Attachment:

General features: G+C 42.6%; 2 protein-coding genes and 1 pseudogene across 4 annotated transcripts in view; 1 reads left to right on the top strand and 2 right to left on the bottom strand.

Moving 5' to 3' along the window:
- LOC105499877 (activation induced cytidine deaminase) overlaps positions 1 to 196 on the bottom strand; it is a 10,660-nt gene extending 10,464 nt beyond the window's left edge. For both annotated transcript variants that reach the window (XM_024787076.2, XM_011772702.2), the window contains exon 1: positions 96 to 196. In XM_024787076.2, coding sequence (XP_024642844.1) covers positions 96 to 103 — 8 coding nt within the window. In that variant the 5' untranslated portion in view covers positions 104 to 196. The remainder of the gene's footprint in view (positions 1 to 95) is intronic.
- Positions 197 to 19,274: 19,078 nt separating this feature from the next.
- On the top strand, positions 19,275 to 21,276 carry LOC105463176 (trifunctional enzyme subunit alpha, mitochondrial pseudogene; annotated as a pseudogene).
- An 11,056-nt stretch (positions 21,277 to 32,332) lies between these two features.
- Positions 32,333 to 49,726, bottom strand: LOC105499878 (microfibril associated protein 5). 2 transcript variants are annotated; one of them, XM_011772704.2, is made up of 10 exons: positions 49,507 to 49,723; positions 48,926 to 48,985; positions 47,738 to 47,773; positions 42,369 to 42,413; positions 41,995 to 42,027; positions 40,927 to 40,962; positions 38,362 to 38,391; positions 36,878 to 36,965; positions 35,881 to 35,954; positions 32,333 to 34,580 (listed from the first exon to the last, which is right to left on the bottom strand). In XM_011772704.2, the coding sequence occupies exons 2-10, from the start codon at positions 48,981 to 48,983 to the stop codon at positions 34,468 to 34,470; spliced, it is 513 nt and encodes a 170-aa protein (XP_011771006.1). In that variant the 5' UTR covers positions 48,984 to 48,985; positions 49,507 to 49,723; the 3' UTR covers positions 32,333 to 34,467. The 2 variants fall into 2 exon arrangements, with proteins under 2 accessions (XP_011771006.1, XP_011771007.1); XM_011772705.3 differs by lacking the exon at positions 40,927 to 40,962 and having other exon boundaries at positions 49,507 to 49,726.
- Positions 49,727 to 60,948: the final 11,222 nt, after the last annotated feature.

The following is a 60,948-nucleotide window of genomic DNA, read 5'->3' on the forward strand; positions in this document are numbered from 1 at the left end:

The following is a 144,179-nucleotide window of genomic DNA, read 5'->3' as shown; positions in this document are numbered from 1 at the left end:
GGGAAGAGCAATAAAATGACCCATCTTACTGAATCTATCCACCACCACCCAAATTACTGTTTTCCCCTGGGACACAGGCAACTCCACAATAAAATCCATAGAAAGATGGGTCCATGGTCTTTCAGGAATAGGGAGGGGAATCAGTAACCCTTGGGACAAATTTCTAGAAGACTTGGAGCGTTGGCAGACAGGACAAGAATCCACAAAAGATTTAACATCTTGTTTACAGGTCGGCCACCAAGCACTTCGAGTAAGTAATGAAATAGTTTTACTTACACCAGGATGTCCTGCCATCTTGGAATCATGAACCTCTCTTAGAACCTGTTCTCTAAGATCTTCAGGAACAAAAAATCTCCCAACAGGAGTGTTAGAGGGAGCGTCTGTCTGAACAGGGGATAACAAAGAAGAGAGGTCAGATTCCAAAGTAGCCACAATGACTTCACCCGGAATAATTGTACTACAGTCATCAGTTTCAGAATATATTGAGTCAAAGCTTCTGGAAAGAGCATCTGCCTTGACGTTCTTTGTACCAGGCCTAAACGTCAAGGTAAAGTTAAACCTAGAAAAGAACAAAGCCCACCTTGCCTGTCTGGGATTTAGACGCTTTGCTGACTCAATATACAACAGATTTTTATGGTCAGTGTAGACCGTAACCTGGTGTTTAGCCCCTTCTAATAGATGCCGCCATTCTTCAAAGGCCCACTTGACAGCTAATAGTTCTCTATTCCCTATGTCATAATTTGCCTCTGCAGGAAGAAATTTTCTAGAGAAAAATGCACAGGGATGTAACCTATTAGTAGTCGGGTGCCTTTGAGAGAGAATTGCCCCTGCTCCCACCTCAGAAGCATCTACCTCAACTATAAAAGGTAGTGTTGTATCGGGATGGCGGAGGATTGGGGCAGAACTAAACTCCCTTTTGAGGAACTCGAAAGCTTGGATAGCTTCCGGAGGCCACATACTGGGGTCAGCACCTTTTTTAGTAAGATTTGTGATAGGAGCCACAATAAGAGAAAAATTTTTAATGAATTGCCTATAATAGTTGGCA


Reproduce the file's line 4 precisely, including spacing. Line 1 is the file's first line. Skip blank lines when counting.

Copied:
- Positions 197 to 19,274: 19,078 nt separating this feature from the next.